on CodePen.

Note: in the CodePen demo above, overflow: hidden is added to the main <button> element to ensure that the ripples don’t expand beyond the boundaries of the button.

Shape-changing Micro-interaction

A button morphing into another shape will make an interesting micro-interaction. This can be used to acknowledge a submission.

The following screenshot shows what we’re aiming for.

Before and after: a submit button turns into a check icon after submission

As always, we’ll start by styling the main <button> element. For this example, we’re adding a check icon from Font Awesome:

<button>
  Submit
  <i class="fa-solid fa-check"></i>
</button>

Here’s the CSS:

button {
  position: relative;
  padding: 15px 45px;
  width: auto;
  display: flex;
  justify-content: center;
  align-items: center;
  font-size: 1.5rem;
  border-radius: 15px;
  border: 2px solid #00c2cb;
  background: none;
  color: #00c2cb;
  cursor: pointer;
  outline: none;
  transition: 200ms;
}

i {
  position: absolute;
  color: transparent; 
  transition: 200ms;
}

Next, we’ll reduce the button to a circle, changing the text to the check icon, and adding a spinning loading animation. All these will be triggered by clicking the button.

Here’s the CSS for changing the shape of the button:

button:focus {
  color: transparent;
  outline: none;
  border: 2px solid transparent;
  border-radius: 50%;
  width: 50px;
  height: 50px;
  padding: 25px 25px;
  border-left: 2px solid #00c2cb;
  animation: spin 2s 500ms forwards;
}

Giving the button equal height and weight and border-radius: 50% will change its shape to a circle. The border-left property is for the loading animation.

Here are the @keyframes to create the spinning loading animation. We’ll be using the transform property:

@keyframes spin {
  80% {
    border: 2px solid transparent;
    border-left: 2px solid #00c2cb;
  }
  100% {
    transform: rotate(720deg);
    border: 2px solid #00c2cb;
  }
}

Finally, the check icon will be revealed, but only after the spin animation. This means there will be a delay. We can specify the delay with the CSS animation-delay property, or by adding a second time value to the animation shorthand property. The first time will always be the animation duration:

button:focus i {
  animation: check 300ms 2300ms forwards;
}

@keyframes check {
  to {
    color: #00c2cb;
  }
}

And that’s a wrap on this button micro-interaction. We can tweak the delay and durations to get everything synchronized to taste.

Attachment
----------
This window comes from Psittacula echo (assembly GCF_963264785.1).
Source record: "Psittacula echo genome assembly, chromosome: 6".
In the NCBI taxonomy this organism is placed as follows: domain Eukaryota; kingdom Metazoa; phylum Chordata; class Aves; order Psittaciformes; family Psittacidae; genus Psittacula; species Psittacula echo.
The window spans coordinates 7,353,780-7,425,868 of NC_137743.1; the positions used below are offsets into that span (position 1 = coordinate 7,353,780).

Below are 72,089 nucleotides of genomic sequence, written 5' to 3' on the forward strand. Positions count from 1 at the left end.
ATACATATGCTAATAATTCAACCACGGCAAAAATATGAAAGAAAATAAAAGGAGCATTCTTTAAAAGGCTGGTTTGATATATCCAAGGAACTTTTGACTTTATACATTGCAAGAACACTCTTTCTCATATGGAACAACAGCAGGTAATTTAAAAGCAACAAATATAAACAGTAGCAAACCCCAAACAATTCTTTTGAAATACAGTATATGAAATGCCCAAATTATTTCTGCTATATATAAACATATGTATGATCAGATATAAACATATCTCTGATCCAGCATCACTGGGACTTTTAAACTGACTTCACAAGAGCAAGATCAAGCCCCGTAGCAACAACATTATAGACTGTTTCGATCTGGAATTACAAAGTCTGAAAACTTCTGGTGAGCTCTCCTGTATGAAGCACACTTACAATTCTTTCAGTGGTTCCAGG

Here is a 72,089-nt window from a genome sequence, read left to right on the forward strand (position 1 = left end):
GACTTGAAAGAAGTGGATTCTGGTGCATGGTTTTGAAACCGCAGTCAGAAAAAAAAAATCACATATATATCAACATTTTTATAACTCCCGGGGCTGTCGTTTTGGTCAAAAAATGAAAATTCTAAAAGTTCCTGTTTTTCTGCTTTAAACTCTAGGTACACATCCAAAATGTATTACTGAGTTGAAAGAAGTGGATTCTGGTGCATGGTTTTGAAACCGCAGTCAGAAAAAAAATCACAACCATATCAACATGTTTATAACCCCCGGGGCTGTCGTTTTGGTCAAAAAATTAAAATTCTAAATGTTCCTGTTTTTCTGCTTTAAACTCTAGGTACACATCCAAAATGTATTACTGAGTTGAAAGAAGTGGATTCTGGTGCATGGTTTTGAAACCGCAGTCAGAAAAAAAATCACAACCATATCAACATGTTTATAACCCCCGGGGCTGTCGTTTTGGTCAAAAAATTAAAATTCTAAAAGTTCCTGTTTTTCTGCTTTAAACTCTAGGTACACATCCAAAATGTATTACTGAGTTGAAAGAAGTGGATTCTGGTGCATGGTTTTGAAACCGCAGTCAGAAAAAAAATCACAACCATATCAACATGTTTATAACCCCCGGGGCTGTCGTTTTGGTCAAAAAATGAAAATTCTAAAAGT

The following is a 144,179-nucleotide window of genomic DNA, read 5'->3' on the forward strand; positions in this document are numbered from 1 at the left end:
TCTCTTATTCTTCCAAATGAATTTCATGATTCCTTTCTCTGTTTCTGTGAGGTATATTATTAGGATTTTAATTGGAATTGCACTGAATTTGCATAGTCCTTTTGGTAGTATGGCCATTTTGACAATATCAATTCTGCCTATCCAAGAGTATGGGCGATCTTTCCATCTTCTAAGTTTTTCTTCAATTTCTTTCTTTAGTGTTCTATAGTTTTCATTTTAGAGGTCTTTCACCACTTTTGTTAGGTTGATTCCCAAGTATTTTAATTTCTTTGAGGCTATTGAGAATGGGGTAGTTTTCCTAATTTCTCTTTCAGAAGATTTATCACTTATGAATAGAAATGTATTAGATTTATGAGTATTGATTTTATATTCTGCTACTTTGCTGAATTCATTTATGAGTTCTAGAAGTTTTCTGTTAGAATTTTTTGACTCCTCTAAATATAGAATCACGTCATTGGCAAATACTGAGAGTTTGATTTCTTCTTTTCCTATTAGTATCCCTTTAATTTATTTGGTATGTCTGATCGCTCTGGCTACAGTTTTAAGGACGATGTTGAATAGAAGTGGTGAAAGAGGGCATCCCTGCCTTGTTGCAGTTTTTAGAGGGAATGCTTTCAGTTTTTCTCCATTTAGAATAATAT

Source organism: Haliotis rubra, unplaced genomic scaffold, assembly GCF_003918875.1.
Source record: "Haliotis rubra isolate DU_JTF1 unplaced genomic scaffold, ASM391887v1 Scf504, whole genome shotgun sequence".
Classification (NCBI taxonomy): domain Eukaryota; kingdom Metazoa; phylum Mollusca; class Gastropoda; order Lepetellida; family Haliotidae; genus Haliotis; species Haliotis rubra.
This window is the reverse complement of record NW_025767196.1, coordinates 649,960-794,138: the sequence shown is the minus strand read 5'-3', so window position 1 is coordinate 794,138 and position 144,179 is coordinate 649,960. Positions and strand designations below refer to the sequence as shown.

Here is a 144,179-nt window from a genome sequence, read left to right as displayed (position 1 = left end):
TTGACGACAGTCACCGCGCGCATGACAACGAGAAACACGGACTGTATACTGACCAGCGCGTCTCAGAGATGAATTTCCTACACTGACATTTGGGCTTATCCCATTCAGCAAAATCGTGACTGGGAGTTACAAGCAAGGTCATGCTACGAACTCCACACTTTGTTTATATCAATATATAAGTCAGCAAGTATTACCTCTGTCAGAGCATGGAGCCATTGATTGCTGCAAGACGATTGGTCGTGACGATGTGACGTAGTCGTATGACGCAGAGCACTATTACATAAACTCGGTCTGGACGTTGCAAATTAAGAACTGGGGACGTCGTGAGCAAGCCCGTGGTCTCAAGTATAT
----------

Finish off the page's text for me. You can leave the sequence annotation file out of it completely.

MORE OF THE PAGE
The CodePen demo below shows the final result.

See the Pen
Submit Button Micro-interaction by SitePoint (@SitePoint)
on CodePen.

Text Change Micro-interaction

This is another micro-interaction that works for a submit button. The screenshot below shows what we’re aiming for.

Three stages: from Click Me to a loading icon to Done

We’re starting with a regular button that has some text in it. When we click on the button, we’ll switch to a loading animation, and then finally end with new text.

Here’s the HTML:

<button>
  <i class="fa-solid"></i>
  <span class="btn-text">Click Me</span>
</button>

The two items nested in the <button> element are the loading icon and the text. This particular icon is from Font Awesome: <i class="fa-solid fa-circle-notch"></i>. As you can see, one of the class names is missing from the button: it will be added later on with JavaScript.

Here’s the CSS for the spinning loading animation:

.fa-circle-notch {
  animation: animate 1s ease infinite;
}

@keyframes animate {
  0% {
    transform: rotate(0turn);
  }
  100% {
    transform: rotate(1turn);
  }
}

All that’s left is the JavaScript function:

btn = document.querySelector("button"),
icon = document.querySelector("i"),
btnText = document.querySelector(".btn-text");

btn.onclick = function () {
  btn.style.cursor = "wait";
  btnText.textContent = "";
  icon.classList.add("fa-circle-notch");

  setTimeout(() => {
    btn.style.pointerEvents = "none";
    btnText.textContent = "done";
    icon.style.display = "none";
  }, 3000);
}

We start by targeting the main elements — the <button>, icon, and text. Then for the click function, we change the cursor style, removing the button text, and add the missing class name for the load icon. Finally, we use setTimeout() to add the new button text and hide the load icon.

The CodePen demo below shows the final result.

See the Pen
Subimit button Micro-interaction with changing text by SitePoint (@SitePoint)
on CodePen.

Icon Change Micro-interaction

This micro-interaction is great for toggle buttons. We’ll start with a simple light/dark toggle, pictured below.

A dark moon toggling to a bright sun

Here’s the HTML for this button:

<div class="toggle-btn">
  <div class="icon">
    <i class="fa-solid fa-moon"></i>
  </div>
</div>

Here’s the CSS:

.toggle-btn {
  position: relative;
  height: 50px;
  width: 100px;
  background-color: #42455a;
  border-radius: 100px;
  cursor: pointer;
  transition: all 0.4s ease;
}

.toggle-btn .icon {
  position: absolute;
  top: 50%;
  left: -1px;
  transform: translateY(-50%);
  height: 60px;
  width: 60px;
  font-size: 30px;
  color: #999;
  display: flex;
  align-items: center;
  justify-content: center;
  background: #42455a;
  border: 1px solid #999;
  border-radius: 50%;
  transition: all 0.4s ease;
}

This will create the initial state of the toggle button. The next step is to add styling for its active state:

.toggle-btn.active {
  background: #e0ffff;
}

.toggle-btn.active .icon {
  left: calc(100% - 59px);
  color: #e0ffff;
  border: 1px solid #e0ffff;
}

.toggle-btn.active .icon i {
  animation: spin 0.5s;
}